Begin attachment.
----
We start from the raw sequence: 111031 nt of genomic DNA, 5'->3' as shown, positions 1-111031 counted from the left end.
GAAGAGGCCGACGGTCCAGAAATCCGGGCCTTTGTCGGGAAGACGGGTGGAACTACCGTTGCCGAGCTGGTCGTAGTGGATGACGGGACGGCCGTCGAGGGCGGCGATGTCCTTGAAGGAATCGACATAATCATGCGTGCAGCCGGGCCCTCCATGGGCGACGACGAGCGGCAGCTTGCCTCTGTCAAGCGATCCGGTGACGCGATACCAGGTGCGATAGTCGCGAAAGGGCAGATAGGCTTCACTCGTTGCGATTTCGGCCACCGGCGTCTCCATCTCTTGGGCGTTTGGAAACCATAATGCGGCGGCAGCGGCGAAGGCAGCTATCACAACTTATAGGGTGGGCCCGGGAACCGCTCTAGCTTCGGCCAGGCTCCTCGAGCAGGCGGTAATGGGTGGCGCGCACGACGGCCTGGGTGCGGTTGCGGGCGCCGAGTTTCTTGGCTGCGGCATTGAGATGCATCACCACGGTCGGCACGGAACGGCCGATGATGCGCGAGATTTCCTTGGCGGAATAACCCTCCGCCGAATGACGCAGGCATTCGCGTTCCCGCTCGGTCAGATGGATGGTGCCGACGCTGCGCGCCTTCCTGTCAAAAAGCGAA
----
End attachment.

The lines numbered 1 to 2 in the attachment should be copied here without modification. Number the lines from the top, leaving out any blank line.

We start from the raw sequence: 111031 nt of genomic DNA, 5'->3' as shown, positions 1-111031 counted from the left end.
GAAGAGGCCGACGGTCCAGAAATCCGGGCCTTTGTCGGGAAGACGGGTGGAACTACCGTTGCCGAGCTGGTCGTAGTGGATGACGGGACGGCCGTCGAGGGCGGCGATGTCCTTGAAGGAATCGACATAATCATGCGTGCAGCCGGGCCCTCCATGGGCGACGACGAGCGGCAGCTTGCCTCTGTCAAGCGATCCGGTGACGCGATACCAGGTGCGATAGTCGCGAAAGGGCAGATAGGCTTCACTCGTTGCGATTTCGGCCACCGGCGTCTCCATCTCTTGGGCGTTTGGAAACCATAATGCGGCGGCAGCGGCGAAGGCAGCTATCACAACTTATAGGGTGGGCCCGGGAACCGCTCTAGCTTCGGCCAGGCTCCTCGAGCAGGCGGTAATGGGTGGCGCGCACGACGGCCTGGGTGCGGTTGCGGGCGCCGAGTTTCTTGGCTGCGGCATTGAGATGCATCACCACGGTCGGCACGGAACGGCCGATGATGCGCGAGATTTCCTTGGCGGAATAACCCTCCGCCGAATGACGCAGGCATTCGCGTTCCCGCTCGGTCAGATGGATGGTGCCGACGCTGCGCGCCTTCCTGTCAAAAAGCGAA